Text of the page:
Another important example: Dutch banks. The growing attention and usage of digital services has led Dutch banks to join hands in launching a pilot for a new interbank digital identity service in 2016. The service will allow a customer with an online banking account in the Netherlands to login to commercial and government service providers’ websites without the need for maintaining multiple accounts.
The banks will be collaborating through the Dutch Payments Association and will be working with Innopay on a pilot which will go live next year and let participating customers use their online banking details to access services from the Dutch tax authority and an insurance company. The association particularly emphasized that no banking details such as account balance or payment details are exchanged.
For consumers, Web merchants, governments and banks, the new service is a significant step forward. Online banking is widely accessible to the vast majority of the consumers in the Netherlands. Therefore, the new service will have almost full reach within the Dutch market. This makes it instantly attractive for commercial and government service providers.
Innopay shared the news on participating in the pilot launch on its official website. The company specified that the service is based on the user experience and technology of the hugely popular Dutch payment product iDEAL. The service will offer two main services that always require the explicit consent of the consumer:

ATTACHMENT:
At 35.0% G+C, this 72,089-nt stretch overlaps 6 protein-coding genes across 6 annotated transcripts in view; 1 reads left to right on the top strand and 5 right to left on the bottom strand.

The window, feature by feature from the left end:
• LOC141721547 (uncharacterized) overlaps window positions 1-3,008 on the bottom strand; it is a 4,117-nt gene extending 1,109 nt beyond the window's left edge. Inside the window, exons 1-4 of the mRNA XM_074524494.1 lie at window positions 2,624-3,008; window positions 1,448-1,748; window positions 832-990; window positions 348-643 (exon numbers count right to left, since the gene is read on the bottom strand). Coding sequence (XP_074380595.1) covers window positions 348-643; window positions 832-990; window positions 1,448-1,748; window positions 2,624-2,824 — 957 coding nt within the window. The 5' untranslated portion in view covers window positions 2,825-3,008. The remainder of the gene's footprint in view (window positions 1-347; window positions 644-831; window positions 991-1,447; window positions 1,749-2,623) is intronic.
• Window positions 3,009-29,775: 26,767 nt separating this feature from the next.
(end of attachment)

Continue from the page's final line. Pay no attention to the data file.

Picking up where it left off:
With the reach and level of assurance that the service can provide for the government, digital identity service can become a valuable addition to the Dutch government’s Idensys scheme (previously eID scheme).
As described in the official statement of the Dutch Payments Association, Those customers who will opt in for a service will have to give consent to their bank to hand over personal data to the bank's partners. Each partner organization may request a different set of data on the customer. For example, the bank may ask for a customer’s approval on behalf of one partner company to pass on information about the name and address while another partner will request the date of birth. After the experiences of consumers and organizations in this trial are evaluated by the Payments Association, the joint service of the banks will be offered in the broader market.
Suggesting the next steps, Innopay assumes that for the cooperating banks—probably inspired by the comparable Scandinavian examples like BankID (Norway, Sweden) and Tupas (Finland)—it means the opportunity to include other comparable services, such as signing/contracting or the provisioning of additional attributes.
About the Dutch Payments Association:
The Dutch Payments Association organizes the collective tasks in the national payment system for its members. Its members are providers of payment services: banks, payment institutions and electronic money institutions. The Payments Association’s responsibilities lie in the areas of infrastructure, standards and shared product features. The Dutch Payments Association seeks to ensure a socially efficient, safe and reliable payment system. This requires accessibility, openness and transparency of its organization. To learn more, click here.